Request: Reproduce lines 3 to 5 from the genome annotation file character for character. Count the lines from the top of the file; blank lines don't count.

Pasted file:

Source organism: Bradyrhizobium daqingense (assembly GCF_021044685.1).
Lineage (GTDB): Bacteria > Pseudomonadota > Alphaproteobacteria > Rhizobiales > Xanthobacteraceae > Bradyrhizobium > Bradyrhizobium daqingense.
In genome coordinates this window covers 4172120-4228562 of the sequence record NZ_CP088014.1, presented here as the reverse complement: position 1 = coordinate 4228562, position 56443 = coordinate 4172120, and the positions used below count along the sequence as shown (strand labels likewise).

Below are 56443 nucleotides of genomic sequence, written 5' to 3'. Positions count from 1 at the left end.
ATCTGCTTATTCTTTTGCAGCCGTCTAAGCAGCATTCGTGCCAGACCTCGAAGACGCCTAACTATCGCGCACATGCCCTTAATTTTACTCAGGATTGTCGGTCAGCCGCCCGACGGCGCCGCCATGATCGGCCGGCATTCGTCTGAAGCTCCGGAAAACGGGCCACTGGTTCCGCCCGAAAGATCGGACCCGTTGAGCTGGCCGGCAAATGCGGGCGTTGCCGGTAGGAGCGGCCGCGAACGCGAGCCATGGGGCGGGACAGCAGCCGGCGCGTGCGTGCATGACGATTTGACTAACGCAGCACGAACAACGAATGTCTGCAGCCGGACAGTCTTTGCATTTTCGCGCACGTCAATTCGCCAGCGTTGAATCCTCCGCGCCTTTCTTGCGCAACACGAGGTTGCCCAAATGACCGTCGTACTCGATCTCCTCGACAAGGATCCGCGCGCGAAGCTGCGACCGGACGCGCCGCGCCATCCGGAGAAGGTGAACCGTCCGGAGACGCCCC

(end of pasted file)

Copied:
In genome coordinates this window covers 4172120-4228562 of the sequence record NZ_CP088014.1, presented here as the reverse complement: position 1 = coordinate 4228562, position 56443 = coordinate 4172120, and the positions used below count along the sequence as shown (strand labels likewise).

Below are 56443 nucleotides of genomic sequence, written 5' to 3'. Positions count from 1 at the left end.
ATCTGCTTATTCTTTTGCAGCCGTCTAAGCAGCATTCGTGCCAGACCTCGAAGACGCCTAACTATCGCGCACATGCCCTTAATTTTACTCAGGATTGTCGGTCAGCCGCCCGACGGCGCCGCCATGATCGGCCGGCATTCGTCTGAAGCTCCGGAAAACGGGCCACTGGTTCCGCCCGAAAGATCGGACCCGTTGAGCTGGCCGGCAAATGCGGGCGTTGCCGGTAGGAGCGGCCGCGAACGCGAGCCATGGGGCGGGACAGCAGCCGGCGCGTGCGTGCATGACGATTTGACTAACGCAGCACGAACAACGAATGTCTGCAGCCGGACAGTCTTTGCATTTTCGCGCACGTCAATTCGCCAGCGTTGAATCCTCCGCGCCTTTCTTGCGCAACACGAGGTTGCCCAAATGACCGTCGTACTCGATCTCCTCGACAAGGATCCGCGCGCGAAGCTGCGACCGGACGCGCCGCGCCATCCGGAGAAGGTGAACCGTCCGGAGACGCCCC